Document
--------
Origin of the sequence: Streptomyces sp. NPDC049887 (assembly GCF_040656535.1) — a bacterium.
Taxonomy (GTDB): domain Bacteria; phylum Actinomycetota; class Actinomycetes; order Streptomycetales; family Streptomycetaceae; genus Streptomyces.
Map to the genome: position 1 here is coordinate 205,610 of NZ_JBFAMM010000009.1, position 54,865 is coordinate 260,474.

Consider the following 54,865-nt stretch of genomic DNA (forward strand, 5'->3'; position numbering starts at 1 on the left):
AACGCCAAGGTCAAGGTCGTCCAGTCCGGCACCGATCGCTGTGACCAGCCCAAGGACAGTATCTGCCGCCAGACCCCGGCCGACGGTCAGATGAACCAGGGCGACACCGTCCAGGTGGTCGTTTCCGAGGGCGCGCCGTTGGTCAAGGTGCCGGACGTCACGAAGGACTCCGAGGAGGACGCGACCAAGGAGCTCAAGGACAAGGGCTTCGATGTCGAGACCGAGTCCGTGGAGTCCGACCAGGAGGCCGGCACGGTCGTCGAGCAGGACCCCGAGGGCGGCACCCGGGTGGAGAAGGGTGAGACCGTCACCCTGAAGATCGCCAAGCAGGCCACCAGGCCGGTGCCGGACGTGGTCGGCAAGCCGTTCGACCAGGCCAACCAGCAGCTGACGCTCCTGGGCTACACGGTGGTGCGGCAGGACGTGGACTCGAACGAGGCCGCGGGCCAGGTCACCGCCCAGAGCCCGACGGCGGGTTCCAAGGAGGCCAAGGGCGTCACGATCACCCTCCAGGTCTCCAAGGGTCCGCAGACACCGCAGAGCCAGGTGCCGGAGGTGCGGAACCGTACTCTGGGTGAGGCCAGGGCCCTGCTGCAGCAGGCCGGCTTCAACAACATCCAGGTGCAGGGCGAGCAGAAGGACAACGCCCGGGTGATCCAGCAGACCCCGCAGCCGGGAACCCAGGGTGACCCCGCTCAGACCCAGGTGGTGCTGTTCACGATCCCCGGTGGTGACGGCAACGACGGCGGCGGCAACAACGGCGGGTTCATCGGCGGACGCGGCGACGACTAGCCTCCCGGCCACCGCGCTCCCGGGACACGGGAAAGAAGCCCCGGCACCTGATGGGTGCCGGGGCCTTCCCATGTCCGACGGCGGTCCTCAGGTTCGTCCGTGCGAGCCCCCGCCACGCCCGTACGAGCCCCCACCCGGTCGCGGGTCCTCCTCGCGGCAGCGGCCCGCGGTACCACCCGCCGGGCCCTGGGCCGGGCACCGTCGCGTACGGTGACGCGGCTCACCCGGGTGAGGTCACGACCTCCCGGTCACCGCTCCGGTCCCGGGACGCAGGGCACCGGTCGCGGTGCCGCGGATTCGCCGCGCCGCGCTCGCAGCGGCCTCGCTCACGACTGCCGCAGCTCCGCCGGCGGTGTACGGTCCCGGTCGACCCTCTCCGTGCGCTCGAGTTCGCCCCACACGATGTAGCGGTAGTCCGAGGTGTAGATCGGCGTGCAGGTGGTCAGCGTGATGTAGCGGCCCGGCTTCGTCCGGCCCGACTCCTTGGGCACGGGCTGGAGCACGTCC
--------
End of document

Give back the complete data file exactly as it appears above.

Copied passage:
Origin of the sequence: Streptomyces sp. NPDC049887 (assembly GCF_040656535.1) — a bacterium.
Taxonomy (GTDB): domain Bacteria; phylum Actinomycetota; class Actinomycetes; order Streptomycetales; family Streptomycetaceae; genus Streptomyces.
Map to the genome: position 1 here is coordinate 205,610 of NZ_JBFAMM010000009.1, position 54,865 is coordinate 260,474.

Consider the following 54,865-nt stretch of genomic DNA (forward strand, 5'->3'; position numbering starts at 1 on the left):
AACGCCAAGGTCAAGGTCGTCCAGTCCGGCACCGATCGCTGTGACCAGCCCAAGGACAGTATCTGCCGCCAGACCCCGGCCGACGGTCAGATGAACCAGGGCGACACCGTCCAGGTGGTCGTTTCCGAGGGCGCGCCGTTGGTCAAGGTGCCGGACGTCACGAAGGACTCCGAGGAGGACGCGACCAAGGAGCTCAAGGACAAGGGCTTCGATGTCGAGACCGAGTCCGTGGAGTCCGACCAGGAGGCCGGCACGGTCGTCGAGCAGGACCCCGAGGGCGGCACCCGGGTGGAGAAGGGTGAGACCGTCACCCTGAAGATCGCCAAGCAGGCCACCAGGCCGGTGCCGGACGTGGTCGGCAAGCCGTTCGACCAGGCCAACCAGCAGCTGACGCTCCTGGGCTACACGGTGGTGCGGCAGGACGTGGACTCGAACGAGGCCGCGGGCCAGGTCACCGCCCAGAGCCCGACGGCGGGTTCCAAGGAGGCCAAGGGCGTCACGATCACCCTCCAGGTCTCCAAGGGTCCGCAGACACCGCAGAGCCAGGTGCCGGAGGTGCGGAACCGTACTCTGGGTGAGGCCAGGGCCCTGCTGCAGCAGGCCGGCTTCAACAACATCCAGGTGCAGGGCGAGCAGAAGGACAACGCCCGGGTGATCCAGCAGACCCCGCAGCCGGGAACCCAGGGTGACCCCGCTCAGACCCAGGTGGTGCTGTTCACGATCCCCGGTGGTGACGGCAACGACGGCGGCGGCAACAACGGCGGGTTCATCGGCGGACGCGGCGACGACTAGCCTCCCGGCCACCGCGCTCCCGGGACACGGGAAAGAAGCCCCGGCACCTGATGGGTGCCGGGGCCTTCCCATGTCCGACGGCGGTCCTCAGGTTCGTCCGTGCGAGCCCCCGCCACGCCCGTACGAGCCCCCACCCGGTCGCGGGTCCTCCTCGCGGCAGCGGCCCGCGGTACCACCCGCCGGGCCCTGGGCCGGGCACCGTCGCGTACGGTGACGCGGCTCACCCGGGTGAGGTCACGACCTCCCGGTCACCGCTCCGGTCCCGGGACGCAGGGCACCGGTCGCGGTGCCGCGGATTCGCCGCGCCGCGCTCGCAGCGGCCTCGCTCACGACTGCCGCAGCTCCGCCGGCGGTGTACGGTCCCGGTCGACCCTCTCCGTGCGCTCGAGTTCGCCCCACACGATGTAGCGGTAGTCCGAGGTGTAGATCGGCGTGCAGGTGGTCAGCGTGATGTAGCGGCCCGGCTTCGTCCGGCCCGACTCCTTGGGCACGGGCTGGAGCACGTCC